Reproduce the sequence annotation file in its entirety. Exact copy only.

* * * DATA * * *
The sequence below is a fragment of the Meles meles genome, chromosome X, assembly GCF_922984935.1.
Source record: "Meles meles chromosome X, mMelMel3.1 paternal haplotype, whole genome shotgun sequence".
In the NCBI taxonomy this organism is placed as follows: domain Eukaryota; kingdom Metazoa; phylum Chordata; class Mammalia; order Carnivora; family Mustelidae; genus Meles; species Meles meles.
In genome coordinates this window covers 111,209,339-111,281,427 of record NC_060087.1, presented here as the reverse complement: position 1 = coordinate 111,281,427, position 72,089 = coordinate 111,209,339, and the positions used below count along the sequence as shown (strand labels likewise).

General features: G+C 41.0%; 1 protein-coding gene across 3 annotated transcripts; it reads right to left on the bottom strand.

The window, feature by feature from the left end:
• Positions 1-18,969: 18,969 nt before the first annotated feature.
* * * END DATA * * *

The sequence below is a fragment of the Meles meles genome, chromosome X, assembly GCF_922984935.1.
Source record: "Meles meles chromosome X, mMelMel3.1 paternal haplotype, whole genome shotgun sequence".
In the NCBI taxonomy this organism is placed as follows: domain Eukaryota; kingdom Metazoa; phylum Chordata; class Mammalia; order Carnivora; family Mustelidae; genus Meles; species Meles meles.
In genome coordinates this window covers 111,209,339-111,281,427 of record NC_060087.1, presented here as the reverse complement: position 1 = coordinate 111,281,427, position 72,089 = coordinate 111,209,339, and the positions used below count along the sequence as shown (strand labels likewise).

General features: G+C 41.0%; 1 protein-coding gene across 3 annotated transcripts; it reads right to left on the bottom strand.

The window, feature by feature from the left end:
• Positions 1-18,969: 18,969 nt before the first annotated feature.